Scott Bellware has a post about user stories in which he discusses a very obvious, but not obviously manageable, issue.
<digression>Since being ‘kicked to the curb’ so to speak from the MVP C# program, it’s easy to dismiss a lot of what Scott says as sour grapes. Given our past lack of sympatico, so to speak, it would be easy to for me to dismiss a lot of what he says as someone grasping onto Ruby as a reaction to particular events. But, I think that would be a mistake.</digression>
When using a tool/language/whatever approach like I use with SpecFlow, especially in situations where the developer is also the business analyst, it is very easy to get tied to the particular code implementation that something like SpecFlow encourages.
User stories, as well as the business requirements that drive them, are ‘organic’ in nature, in the sense that they are driven by the immediate understanding of the people involved in determining them. In other words (more or less), they can and should change on a real-time basis. It’s well and good to create BRD documents as a starting point, but what tends to happen is that those requirements become some unalterable things that don’t match up with the fact that as you develop software, they need to change.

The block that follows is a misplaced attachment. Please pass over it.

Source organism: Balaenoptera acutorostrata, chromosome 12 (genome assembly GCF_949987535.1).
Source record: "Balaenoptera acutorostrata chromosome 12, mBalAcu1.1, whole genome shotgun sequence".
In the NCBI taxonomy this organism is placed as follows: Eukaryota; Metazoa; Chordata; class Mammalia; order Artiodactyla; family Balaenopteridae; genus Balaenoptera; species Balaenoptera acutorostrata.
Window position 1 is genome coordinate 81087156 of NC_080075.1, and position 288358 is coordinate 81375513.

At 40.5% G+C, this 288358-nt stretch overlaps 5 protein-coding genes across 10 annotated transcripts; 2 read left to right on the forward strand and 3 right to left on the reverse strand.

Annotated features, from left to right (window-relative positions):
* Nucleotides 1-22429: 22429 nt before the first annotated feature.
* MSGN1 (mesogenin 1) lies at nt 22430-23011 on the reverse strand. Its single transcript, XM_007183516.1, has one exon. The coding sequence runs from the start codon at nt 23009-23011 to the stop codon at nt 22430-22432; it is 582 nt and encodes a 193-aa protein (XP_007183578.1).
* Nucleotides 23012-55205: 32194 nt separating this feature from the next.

Glossing over the details wildly, when using SpecFlow, the user stories are embedded in code. But since you want every0ne to be able to adjust user stories, there’s a gap there. When a business user wants to change a user story based on new requirements, or whatever, there’s a gap there. How to match up the actual intent of a user story with what needs to be in code?
I don’t know what the answer here is. With the projects that I have control over, it’s (more or less) easy to make my code-embedded specifications match my user stories. But, how else to handle them otherwise?